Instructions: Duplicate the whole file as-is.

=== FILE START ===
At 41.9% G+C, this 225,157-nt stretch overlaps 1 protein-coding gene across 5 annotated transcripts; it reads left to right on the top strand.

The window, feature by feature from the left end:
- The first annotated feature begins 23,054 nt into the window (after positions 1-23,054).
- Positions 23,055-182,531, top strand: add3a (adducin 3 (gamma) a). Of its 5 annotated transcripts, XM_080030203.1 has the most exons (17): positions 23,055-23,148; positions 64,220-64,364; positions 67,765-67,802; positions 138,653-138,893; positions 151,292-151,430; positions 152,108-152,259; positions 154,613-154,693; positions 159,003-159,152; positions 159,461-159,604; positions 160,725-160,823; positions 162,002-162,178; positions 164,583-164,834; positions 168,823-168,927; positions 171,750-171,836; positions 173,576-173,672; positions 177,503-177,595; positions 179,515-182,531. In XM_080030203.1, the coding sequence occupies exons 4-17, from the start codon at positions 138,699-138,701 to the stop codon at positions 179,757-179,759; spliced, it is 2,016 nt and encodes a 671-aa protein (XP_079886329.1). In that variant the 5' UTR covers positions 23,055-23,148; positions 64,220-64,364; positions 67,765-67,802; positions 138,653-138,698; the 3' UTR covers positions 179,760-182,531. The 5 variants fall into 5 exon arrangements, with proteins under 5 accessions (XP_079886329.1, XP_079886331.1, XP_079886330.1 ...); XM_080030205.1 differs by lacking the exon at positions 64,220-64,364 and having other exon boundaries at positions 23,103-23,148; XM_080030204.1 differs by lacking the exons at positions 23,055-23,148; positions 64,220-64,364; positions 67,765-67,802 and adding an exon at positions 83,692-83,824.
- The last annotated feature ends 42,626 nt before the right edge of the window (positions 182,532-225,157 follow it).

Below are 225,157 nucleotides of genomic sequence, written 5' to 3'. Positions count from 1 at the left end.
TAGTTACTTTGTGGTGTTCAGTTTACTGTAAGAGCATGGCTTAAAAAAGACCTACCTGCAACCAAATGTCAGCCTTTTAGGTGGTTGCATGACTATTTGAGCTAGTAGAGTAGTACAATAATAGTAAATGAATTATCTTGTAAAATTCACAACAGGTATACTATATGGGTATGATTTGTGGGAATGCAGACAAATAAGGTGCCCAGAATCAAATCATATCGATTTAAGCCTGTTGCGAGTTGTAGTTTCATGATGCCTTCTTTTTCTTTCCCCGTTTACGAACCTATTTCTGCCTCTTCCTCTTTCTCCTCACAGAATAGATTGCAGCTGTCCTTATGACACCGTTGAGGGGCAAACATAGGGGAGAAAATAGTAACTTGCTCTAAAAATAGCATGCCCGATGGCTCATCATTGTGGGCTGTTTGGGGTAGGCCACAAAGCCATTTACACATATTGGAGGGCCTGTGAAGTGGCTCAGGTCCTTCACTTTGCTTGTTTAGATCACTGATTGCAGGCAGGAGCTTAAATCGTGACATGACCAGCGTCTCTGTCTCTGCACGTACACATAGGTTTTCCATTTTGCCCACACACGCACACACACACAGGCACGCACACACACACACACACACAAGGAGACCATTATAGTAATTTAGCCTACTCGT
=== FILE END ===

At 41.9% G+C, this 225,157-nt stretch overlaps 1 protein-coding gene across 5 annotated transcripts; it reads left to right on the top strand.

The window, feature by feature from the left end:
- The first annotated feature begins 23,054 nt into the window (after positions 1-23,054).
- Positions 23,055-182,531, top strand: add3a (adducin 3 (gamma) a). Of its 5 annotated transcripts, XM_080030203.1 has the most exons (17): positions 23,055-23,148; positions 64,220-64,364; positions 67,765-67,802; positions 138,653-138,893; positions 151,292-151,430; positions 152,108-152,259; positions 154,613-154,693; positions 159,003-159,152; positions 159,461-159,604; positions 160,725-160,823; positions 162,002-162,178; positions 164,583-164,834; positions 168,823-168,927; positions 171,750-171,836; positions 173,576-173,672; positions 177,503-177,595; positions 179,515-182,531. In XM_080030203.1, the coding sequence occupies exons 4-17, from the start codon at positions 138,699-138,701 to the stop codon at positions 179,757-179,759; spliced, it is 2,016 nt and encodes a 671-aa protein (XP_079886329.1). In that variant the 5' UTR covers positions 23,055-23,148; positions 64,220-64,364; positions 67,765-67,802; positions 138,653-138,698; the 3' UTR covers positions 179,760-182,531. The 5 variants fall into 5 exon arrangements, with proteins under 5 accessions (XP_079886329.1, XP_079886331.1, XP_079886330.1 ...); XM_080030205.1 differs by lacking the exon at positions 64,220-64,364 and having other exon boundaries at positions 23,103-23,148; XM_080030204.1 differs by lacking the exons at positions 23,055-23,148; positions 64,220-64,364; positions 67,765-67,802 and adding an exon at positions 83,692-83,824.
- The last annotated feature ends 42,626 nt before the right edge of the window (positions 182,532-225,157 follow it).

Below are 225,157 nucleotides of genomic sequence, written 5' to 3'. Positions count from 1 at the left end.
TAGTTACTTTGTGGTGTTCAGTTTACTGTAAGAGCATGGCTTAAAAAAGACCTACCTGCAACCAAATGTCAGCCTTTTAGGTGGTTGCATGACTATTTGAGCTAGTAGAGTAGTACAATAATAGTAAATGAATTATCTTGTAAAATTCACAACAGGTATACTATATGGGTATGATTTGTGGGAATGCAGACAAATAAGGTGCCCAGAATCAAATCATATCGATTTAAGCCTGTTGCGAGTTGTAGTTTCATGATGCCTTCTTTTTCTTTCCCCGTTTACGAACCTATTTCTGCCTCTTCCTCTTTCTCCTCACAGAATAGATTGCAGCTGTCCTTATGACACCGTTGAGGGGCAAACATAGGGGAGAAAATAGTAACTTGCTCTAAAAATAGCATGCCCGATGGCTCATCATTGTGGGCTGTTTGGGGTAGGCCACAAAGCCATTTACACATATTGGAGGGCCTGTGAAGTGGCTCAGGTCCTTCACTTTGCTTGTTTAGATCACTGATTGCAGGCAGGAGCTTAAATCGTGACATGACCAGCGTCTCTGTCTCTGCACGTACACATAGGTTTTCCATTTTGCCCACACACGCACACACACACAGGCACGCACACACACACACACACACAAGGAGACCATTATAGTAATTTAGCCTACTCGT